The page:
During my last tour in DC, I discovered geocaching, and I started doing a juggling act with all my electronic gadgets. I had to carry the GPS receiver to find the geocache. I had to carry the cell phone in case of emergency. I had to carry the palm pilot for the geocache description and hints. If I wanted good pictures, I had to carry the camera, too (the Zire camera was only 0.3 megapixels). So I decided to upgrade to my fourth Palm: a Palm Treo 700p.
The Palm Treo 700p wrapped my cell phone, palm pilot, and a 1.3 megapixel camera into ONE device, and it enabled me to check my email or search the internet on the fly. I chose the 700p (Palm O/S) over the 700w (Windows Mobile) because I was so familiar with the Palm O/S, and the Windows Mobile version came with a lower-resolution screen.
So you're saying to yourself, "Self, why doesn't he get to the POINT already?"
My point in telling you all this is that I want to set the stage by explaining my long history with Palm Pilots. I have been very pleased with them overall.
Having said that, I have not been very happy with the Palm Treo. It's slow. It frequently locks-up. The BlueTooth didn't work. The email was difficult to set up and frustrating to use. The thing that really drove me nuts was whenever it lost the Verizon signal and regained the signal, then it had to stop everything and do this lengthy process of logging back onto the Verizon network, and it wouldn't let me do ANYTHING ELSE while it was doing that. So I couldn't use the Palm side of the device as a Palm Pilot and write appointments on my calendar and I couldn't use the camera side of the device to take a picture of a fleeting moment if it was in the process of logging back onto the network. Whenever I tried to make an urgent or just a QUICK phone call, I NEVER could. Inevitably, the phone would lock up then. I was convinced that if I was ever in a car accident or needed to make a life-and-death emergency phone call, the Treo would lock up and I'd have to remove the battery, put the battery back in, wait for it to start up, wait for it to log onto the network, and finally dial 911 ten minutes later.
My first Treo died on me and I had to get a replacement from Verizon under warranty, and I have had the same problems with the second Treo.
It's like in the process of cramming three gadgets into one, they gave up a lot of the functionality and robustness of those individual components, so all three suffer.
Enter the BlackBerry.
Well, I continued using the Palm Treo anyway, until we entered the shipyard and I couldn't take it to work with me because it has a camera in it and cameras aren't allowed in the shipyard.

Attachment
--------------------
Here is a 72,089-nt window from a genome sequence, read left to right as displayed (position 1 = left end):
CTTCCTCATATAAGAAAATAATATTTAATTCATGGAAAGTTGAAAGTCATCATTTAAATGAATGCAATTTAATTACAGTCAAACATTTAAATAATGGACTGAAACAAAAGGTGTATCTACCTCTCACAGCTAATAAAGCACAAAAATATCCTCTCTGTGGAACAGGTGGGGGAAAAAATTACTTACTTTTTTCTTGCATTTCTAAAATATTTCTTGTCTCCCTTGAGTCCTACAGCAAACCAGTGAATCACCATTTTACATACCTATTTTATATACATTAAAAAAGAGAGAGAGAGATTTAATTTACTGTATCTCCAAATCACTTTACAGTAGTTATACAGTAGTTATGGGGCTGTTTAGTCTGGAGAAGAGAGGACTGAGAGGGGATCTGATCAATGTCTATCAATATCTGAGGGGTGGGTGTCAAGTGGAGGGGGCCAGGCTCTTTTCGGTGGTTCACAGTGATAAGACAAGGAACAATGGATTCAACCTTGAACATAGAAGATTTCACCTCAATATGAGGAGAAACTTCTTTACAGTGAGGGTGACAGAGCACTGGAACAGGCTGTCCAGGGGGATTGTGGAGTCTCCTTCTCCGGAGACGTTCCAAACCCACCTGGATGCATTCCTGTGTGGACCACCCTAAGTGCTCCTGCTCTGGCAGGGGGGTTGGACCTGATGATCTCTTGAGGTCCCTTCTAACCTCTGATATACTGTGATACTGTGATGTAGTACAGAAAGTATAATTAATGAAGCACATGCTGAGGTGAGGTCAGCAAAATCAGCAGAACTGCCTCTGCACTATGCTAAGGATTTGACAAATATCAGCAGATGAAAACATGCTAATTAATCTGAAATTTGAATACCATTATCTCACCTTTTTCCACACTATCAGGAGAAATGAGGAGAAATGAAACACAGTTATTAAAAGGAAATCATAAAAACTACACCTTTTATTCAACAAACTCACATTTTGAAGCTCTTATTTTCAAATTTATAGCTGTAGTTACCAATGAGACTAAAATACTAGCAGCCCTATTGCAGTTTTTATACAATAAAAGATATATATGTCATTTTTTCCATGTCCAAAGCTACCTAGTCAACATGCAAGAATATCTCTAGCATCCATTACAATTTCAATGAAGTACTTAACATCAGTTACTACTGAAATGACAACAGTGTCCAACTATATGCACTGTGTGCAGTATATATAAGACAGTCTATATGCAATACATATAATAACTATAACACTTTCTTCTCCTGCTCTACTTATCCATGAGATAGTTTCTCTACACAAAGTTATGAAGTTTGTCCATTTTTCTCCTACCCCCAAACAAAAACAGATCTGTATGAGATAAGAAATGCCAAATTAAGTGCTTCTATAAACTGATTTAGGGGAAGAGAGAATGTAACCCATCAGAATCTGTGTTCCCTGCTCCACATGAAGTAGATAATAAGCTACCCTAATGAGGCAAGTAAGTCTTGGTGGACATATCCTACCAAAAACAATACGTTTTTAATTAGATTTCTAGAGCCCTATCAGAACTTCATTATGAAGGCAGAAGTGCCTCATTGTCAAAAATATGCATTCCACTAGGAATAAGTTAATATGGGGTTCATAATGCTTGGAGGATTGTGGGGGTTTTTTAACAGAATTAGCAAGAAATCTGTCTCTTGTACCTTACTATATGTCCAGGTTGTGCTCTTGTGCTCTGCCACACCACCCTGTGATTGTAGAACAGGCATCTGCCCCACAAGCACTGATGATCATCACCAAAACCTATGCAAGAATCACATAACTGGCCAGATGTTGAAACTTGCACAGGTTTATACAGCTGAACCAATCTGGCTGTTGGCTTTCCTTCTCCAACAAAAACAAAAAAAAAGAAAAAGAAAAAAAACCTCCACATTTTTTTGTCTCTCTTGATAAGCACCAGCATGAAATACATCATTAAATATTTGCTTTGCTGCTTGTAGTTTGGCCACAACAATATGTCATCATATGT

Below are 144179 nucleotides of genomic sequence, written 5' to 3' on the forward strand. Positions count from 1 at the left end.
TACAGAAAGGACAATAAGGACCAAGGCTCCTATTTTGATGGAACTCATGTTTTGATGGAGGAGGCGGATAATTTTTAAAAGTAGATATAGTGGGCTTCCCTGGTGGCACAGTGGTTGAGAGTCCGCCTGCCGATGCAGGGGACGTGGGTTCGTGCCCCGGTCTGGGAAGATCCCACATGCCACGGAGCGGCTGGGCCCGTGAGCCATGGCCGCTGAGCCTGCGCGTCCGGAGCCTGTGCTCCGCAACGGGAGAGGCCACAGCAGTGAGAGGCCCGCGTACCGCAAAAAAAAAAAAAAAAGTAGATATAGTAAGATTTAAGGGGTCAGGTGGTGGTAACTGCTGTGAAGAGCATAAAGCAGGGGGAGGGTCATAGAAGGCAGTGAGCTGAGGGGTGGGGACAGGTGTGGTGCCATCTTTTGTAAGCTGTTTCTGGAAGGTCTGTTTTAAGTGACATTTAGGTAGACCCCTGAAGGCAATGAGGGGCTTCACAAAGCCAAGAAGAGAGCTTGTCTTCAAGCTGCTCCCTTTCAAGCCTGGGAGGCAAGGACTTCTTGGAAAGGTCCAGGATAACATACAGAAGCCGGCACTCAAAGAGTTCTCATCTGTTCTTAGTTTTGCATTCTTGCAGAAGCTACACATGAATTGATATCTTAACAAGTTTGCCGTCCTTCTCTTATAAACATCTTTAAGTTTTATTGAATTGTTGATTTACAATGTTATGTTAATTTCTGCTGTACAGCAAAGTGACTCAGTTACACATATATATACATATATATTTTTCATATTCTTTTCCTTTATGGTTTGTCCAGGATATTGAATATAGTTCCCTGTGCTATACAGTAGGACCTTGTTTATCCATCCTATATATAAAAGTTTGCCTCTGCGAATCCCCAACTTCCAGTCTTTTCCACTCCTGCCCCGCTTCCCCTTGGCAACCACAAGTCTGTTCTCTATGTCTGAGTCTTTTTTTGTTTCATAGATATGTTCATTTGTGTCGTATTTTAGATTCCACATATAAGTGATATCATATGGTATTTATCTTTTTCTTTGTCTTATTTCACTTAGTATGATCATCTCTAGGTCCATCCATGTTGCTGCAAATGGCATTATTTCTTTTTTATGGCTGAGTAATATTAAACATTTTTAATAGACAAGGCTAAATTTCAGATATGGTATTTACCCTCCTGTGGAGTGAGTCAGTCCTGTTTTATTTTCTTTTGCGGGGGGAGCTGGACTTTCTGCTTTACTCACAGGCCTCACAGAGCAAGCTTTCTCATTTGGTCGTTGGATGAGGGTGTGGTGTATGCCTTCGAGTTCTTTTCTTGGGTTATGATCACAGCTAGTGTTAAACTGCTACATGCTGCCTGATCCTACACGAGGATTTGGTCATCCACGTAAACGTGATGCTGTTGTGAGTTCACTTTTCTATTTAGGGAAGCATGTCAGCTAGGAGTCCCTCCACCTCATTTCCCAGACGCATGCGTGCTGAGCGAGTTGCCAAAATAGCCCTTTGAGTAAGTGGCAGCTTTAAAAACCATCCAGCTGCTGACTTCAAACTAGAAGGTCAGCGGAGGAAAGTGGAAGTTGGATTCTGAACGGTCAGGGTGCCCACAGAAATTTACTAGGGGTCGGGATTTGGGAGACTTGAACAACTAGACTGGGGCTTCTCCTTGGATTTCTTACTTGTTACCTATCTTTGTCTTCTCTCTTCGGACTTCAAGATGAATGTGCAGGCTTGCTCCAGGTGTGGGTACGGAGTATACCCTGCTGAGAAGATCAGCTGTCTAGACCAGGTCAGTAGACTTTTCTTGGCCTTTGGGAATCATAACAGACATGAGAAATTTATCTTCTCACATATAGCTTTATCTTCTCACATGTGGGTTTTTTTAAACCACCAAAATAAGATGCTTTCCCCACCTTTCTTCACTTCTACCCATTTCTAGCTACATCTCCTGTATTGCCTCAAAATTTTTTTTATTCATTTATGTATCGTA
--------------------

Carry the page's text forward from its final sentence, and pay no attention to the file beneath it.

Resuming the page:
Aside: One of the paradoxes of the submarine force is that everyone on the submarine has a siprnet computer right at their desk (secure classified military internet). The detailers at Navy Personnel Command (NPC) in Millington, Tennessee, don't have access to siprnet. The detailers have to use the regular unclassified internet (a.k.a. "niprnet"). On the boats, we have limited access to internet email. We can send and receive emails, but no forwards and no file attachments. The "Sailor Mail" we use for unclas email is sort of like a webmail program on the siprnet. It takes a few days for the emails to go through, and sometimes they get lost in the cyberspace shuffle and never show up. It's neither reliable nor fast to communicate via Sailor Mail.
Between the need for email access (without a built-in camera) and the desire for a local Hawaii cell phone number, I picked up a BlackBerry 8830.
Being such a long-time user of Palm Pilots, it took me a while to get used to the user interface and nuances of how the BlackBerry works. Setting up the email was not-at-all intuitive nor explained adequately in any of the documentation that came with it.
However, I have quickly grown to REALLY like this BlackBerry A LOT. It has MUCH better functionality and ease of use than the Palm Treo had. The device is about the same size, but they keys feel bigger and it's easier for me to type messages using the keypad on the BlackBerry. It hasn't locked up on me at all yet. Once I got the email set up, it has worked like a champ and is much easier to use than the Treo. The BlueTooth works GREAT in my car. It doesn't prevent me from using the date-book or the task list when it's lost or regaining the network. There are a lot of little things that just make me say to myself, "Self, why didn't the Treo designers think of that? (or just copy it?)"
I was worried that going from the Palm Treo with the touch screen to the BlackBerry with NO touch screen that I would lose functionality and it would be difficult to move from one display to the next without being able to just point-and-tap. The little roller-ball in the middle of the BlackBerry keyboard is AWESOME. It's VERY easy to switch from one application to another, to make new entries, or to switch between the day, week, or month view. I'm curious to see how long the little roller-ball thing will last before it needs to be replaced, but for now, I REALLY like it. How did I ever survive without a BlackBerry before this??? Why did I put up with that darn pain in the butt Treo for so long???
In summary: TWO BIG THUMBS UP FOR BLACK BERRY!